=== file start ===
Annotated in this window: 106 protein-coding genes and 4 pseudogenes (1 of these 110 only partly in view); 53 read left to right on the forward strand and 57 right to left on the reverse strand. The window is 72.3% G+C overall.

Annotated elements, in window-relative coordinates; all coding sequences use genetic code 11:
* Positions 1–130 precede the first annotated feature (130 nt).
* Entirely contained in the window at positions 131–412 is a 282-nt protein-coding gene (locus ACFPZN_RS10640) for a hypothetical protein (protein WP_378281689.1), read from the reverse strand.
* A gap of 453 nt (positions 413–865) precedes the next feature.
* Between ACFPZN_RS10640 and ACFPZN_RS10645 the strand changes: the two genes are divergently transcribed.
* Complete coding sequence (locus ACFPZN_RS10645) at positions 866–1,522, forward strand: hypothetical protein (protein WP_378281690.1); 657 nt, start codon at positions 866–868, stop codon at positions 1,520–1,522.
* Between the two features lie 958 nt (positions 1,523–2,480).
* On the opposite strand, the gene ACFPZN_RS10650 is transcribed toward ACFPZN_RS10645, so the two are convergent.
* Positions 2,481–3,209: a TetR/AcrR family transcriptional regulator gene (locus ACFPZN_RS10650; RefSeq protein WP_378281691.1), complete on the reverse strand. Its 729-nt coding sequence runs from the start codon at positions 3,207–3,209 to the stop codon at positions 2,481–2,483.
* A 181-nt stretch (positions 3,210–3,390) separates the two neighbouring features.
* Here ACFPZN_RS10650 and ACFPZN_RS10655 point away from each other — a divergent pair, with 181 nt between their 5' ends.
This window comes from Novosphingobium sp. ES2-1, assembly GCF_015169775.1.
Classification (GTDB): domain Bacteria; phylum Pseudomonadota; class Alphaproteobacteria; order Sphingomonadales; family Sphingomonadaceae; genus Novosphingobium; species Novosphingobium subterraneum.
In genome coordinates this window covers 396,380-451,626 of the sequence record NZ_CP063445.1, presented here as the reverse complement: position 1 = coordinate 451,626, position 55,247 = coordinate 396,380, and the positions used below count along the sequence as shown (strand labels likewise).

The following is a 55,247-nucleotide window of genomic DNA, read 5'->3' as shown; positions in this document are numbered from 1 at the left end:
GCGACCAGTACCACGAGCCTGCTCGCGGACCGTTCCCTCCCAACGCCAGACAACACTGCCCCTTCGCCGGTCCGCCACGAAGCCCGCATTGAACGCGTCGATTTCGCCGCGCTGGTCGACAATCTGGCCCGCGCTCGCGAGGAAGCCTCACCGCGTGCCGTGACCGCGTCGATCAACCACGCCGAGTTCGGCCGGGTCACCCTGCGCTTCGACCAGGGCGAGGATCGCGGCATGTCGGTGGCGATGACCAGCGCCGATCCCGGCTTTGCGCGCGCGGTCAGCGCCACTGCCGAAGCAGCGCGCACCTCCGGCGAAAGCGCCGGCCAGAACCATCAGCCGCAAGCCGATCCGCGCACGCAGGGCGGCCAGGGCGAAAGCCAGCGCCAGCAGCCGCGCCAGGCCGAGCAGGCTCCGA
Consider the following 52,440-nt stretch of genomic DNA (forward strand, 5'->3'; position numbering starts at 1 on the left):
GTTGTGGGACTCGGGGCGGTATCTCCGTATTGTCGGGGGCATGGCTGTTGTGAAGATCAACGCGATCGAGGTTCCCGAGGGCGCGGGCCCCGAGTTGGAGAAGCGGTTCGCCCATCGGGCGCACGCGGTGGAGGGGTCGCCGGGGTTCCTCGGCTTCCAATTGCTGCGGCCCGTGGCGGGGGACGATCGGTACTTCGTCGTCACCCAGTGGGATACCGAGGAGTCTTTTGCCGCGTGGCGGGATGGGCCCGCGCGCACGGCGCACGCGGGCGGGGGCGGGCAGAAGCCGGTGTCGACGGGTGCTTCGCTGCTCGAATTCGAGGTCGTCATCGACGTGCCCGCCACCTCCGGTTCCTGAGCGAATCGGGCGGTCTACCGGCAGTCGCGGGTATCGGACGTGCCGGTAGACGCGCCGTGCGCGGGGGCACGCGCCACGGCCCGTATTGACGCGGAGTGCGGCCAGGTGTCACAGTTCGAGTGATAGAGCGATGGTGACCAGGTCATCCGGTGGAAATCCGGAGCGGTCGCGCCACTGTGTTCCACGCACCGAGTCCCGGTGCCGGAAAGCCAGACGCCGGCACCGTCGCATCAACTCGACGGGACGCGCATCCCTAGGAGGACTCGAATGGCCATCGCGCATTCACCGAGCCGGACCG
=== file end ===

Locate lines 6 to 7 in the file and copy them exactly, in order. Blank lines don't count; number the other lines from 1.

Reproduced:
* Between ACFPZN_RS10640 and ACFPZN_RS10645 the strand changes: the two genes are divergently transcribed.
* Complete coding sequence (locus ACFPZN_RS10645) at positions 866–1,522, forward strand: hypothetical protein (protein WP_378281690.1); 657 nt, start codon at positions 866–868, stop codon at positions 1,520–1,522.